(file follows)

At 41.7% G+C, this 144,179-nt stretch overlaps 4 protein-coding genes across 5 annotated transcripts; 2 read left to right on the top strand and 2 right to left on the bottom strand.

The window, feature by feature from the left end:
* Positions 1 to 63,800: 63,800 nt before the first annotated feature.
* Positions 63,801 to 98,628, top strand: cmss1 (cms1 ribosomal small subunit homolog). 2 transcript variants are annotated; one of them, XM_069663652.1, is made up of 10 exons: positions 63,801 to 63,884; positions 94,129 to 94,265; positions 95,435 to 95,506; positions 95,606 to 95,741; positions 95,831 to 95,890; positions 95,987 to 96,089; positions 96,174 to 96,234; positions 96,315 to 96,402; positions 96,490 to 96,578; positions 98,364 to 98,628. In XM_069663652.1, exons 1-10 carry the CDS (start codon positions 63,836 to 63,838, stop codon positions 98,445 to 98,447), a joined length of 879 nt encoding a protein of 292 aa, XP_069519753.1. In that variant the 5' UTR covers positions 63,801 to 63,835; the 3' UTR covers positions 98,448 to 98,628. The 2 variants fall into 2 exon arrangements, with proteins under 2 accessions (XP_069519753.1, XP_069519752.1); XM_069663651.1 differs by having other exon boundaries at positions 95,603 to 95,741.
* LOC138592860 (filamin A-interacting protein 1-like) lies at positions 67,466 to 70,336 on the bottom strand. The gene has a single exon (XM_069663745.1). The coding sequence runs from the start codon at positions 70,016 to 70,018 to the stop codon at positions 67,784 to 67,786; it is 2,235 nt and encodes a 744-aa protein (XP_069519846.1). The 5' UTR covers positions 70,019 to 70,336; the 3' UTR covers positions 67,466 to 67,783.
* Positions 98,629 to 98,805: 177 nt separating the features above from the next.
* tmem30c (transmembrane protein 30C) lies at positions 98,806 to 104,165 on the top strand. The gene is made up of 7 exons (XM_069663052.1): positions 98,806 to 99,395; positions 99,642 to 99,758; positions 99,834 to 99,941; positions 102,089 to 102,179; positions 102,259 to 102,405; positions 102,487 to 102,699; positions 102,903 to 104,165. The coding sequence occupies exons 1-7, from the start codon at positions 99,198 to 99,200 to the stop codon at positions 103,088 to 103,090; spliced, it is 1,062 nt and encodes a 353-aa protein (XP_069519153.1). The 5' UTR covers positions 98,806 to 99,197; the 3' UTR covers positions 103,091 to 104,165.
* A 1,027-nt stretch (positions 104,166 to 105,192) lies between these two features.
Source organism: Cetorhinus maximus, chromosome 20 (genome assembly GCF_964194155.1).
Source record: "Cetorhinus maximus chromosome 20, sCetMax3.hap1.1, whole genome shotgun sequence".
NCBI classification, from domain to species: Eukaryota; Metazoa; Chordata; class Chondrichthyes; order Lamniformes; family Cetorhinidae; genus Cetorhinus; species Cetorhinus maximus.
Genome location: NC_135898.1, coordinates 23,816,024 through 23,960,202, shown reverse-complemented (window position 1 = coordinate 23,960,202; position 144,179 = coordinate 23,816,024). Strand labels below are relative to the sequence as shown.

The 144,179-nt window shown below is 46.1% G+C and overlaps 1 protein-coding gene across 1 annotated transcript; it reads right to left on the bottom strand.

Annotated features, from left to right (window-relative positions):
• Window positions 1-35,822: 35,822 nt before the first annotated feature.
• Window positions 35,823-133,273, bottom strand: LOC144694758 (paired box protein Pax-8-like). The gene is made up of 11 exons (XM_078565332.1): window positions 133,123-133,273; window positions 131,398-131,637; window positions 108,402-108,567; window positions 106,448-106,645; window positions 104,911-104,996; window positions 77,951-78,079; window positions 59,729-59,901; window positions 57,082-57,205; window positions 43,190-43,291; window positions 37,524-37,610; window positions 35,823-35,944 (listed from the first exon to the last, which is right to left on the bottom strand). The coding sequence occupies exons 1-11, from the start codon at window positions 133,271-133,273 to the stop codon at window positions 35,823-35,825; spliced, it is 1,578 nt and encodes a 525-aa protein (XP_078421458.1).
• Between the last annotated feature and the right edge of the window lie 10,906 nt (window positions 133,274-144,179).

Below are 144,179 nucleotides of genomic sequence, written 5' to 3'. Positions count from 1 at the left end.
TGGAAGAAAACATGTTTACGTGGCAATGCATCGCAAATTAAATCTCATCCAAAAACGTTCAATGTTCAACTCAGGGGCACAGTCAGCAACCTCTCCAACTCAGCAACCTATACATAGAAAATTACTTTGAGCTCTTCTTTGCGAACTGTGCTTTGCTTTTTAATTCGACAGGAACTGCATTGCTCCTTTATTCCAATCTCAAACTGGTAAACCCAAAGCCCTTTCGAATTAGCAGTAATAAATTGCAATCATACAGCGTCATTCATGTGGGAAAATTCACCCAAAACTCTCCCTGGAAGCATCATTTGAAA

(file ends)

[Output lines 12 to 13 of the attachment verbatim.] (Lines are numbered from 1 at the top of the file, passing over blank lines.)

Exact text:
Genome location: NC_135898.1, coordinates 23,816,024 through 23,960,202, shown reverse-complemented (window position 1 = coordinate 23,960,202; position 144,179 = coordinate 23,816,024). Strand labels below are relative to the sequence as shown.

The 144,179-nt window shown below is 46.1% G+C and overlaps 1 protein-coding gene across 1 annotated transcript; it reads right to left on the bottom strand.